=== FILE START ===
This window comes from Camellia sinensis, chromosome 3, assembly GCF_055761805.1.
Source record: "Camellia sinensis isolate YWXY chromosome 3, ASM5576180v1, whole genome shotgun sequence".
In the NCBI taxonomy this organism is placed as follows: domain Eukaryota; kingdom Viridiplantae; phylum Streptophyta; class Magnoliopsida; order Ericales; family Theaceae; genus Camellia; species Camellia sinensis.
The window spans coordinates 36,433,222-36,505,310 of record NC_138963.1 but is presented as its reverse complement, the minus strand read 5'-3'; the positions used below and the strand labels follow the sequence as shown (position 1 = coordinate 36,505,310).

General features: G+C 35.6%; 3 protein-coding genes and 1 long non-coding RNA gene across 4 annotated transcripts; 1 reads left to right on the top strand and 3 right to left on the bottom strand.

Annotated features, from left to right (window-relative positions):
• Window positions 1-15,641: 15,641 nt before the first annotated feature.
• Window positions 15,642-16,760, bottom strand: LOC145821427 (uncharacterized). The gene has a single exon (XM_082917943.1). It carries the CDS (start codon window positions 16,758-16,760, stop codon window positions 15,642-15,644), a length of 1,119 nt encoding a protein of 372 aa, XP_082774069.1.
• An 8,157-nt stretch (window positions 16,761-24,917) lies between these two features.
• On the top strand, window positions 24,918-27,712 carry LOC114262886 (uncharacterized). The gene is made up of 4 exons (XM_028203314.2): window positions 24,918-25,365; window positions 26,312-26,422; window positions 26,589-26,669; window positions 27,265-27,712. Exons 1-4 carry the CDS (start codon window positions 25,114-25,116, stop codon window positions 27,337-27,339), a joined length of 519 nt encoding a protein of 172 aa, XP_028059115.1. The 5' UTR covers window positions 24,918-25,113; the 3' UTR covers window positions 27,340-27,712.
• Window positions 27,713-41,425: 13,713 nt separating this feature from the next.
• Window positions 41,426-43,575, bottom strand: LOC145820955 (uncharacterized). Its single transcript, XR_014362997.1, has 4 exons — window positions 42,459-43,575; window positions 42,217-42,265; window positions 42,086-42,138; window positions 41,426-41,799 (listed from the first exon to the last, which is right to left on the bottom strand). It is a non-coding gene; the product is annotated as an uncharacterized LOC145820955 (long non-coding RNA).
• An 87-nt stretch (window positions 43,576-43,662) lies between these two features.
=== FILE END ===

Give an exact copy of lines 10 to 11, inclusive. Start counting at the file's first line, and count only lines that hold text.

• On the top strand, window positions 24,918-27,712 carry LOC114262886 (uncharacterized). The gene is made up of 4 exons (XM_028203314.2): window positions 24,918-25,365; window positions 26,312-26,422; window positions 26,589-26,669; window positions 27,265-27,712. Exons 1-4 carry the CDS (start codon window positions 25,114-25,116, stop codon window positions 27,337-27,339), a joined length of 519 nt encoding a protein of 172 aa, XP_028059115.1. The 5' UTR covers window positions 24,918-25,113; the 3' UTR covers window positions 27,340-27,712.
• Window positions 27,713-41,425: 13,713 nt separating this feature from the next.